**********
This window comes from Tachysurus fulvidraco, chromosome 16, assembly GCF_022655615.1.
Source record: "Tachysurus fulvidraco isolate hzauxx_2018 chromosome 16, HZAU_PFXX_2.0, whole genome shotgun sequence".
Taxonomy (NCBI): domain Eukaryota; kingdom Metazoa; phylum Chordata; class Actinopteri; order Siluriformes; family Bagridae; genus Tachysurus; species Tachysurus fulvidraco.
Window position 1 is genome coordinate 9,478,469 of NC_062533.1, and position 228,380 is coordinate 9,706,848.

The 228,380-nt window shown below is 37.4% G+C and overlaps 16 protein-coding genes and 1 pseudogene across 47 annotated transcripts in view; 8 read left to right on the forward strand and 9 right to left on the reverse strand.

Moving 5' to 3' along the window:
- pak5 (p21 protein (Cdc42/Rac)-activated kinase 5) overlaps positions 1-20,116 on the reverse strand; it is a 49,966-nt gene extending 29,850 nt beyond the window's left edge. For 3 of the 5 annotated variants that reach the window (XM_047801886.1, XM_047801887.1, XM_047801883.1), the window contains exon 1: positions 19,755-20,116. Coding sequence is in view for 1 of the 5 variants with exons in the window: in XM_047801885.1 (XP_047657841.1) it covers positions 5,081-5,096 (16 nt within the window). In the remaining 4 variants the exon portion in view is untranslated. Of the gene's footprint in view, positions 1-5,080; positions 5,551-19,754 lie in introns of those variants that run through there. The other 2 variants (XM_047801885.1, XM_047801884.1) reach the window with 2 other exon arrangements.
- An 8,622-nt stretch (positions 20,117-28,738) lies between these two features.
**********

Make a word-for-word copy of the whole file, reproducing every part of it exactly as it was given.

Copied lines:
This window comes from Tachysurus fulvidraco, chromosome 16, assembly GCF_022655615.1.
Source record: "Tachysurus fulvidraco isolate hzauxx_2018 chromosome 16, HZAU_PFXX_2.0, whole genome shotgun sequence".
Taxonomy (NCBI): domain Eukaryota; kingdom Metazoa; phylum Chordata; class Actinopteri; order Siluriformes; family Bagridae; genus Tachysurus; species Tachysurus fulvidraco.
Window position 1 is genome coordinate 9,478,469 of NC_062533.1, and position 228,380 is coordinate 9,706,848.

The 228,380-nt window shown below is 37.4% G+C and overlaps 16 protein-coding genes and 1 pseudogene across 47 annotated transcripts in view; 8 read left to right on the forward strand and 9 right to left on the reverse strand.

Moving 5' to 3' along the window:
- pak5 (p21 protein (Cdc42/Rac)-activated kinase 5) overlaps positions 1-20,116 on the reverse strand; it is a 49,966-nt gene extending 29,850 nt beyond the window's left edge. For 3 of the 5 annotated variants that reach the window (XM_047801886.1, XM_047801887.1, XM_047801883.1), the window contains exon 1: positions 19,755-20,116. Coding sequence is in view for 1 of the 5 variants with exons in the window: in XM_047801885.1 (XP_047657841.1) it covers positions 5,081-5,096 (16 nt within the window). In the remaining 4 variants the exon portion in view is untranslated. Of the gene's footprint in view, positions 1-5,080; positions 5,551-19,754 lie in introns of those variants that run through there. The other 2 variants (XM_047801885.1, XM_047801884.1) reach the window with 2 other exon arrangements.
- An 8,622-nt stretch (positions 20,117-28,738) lies between these two features.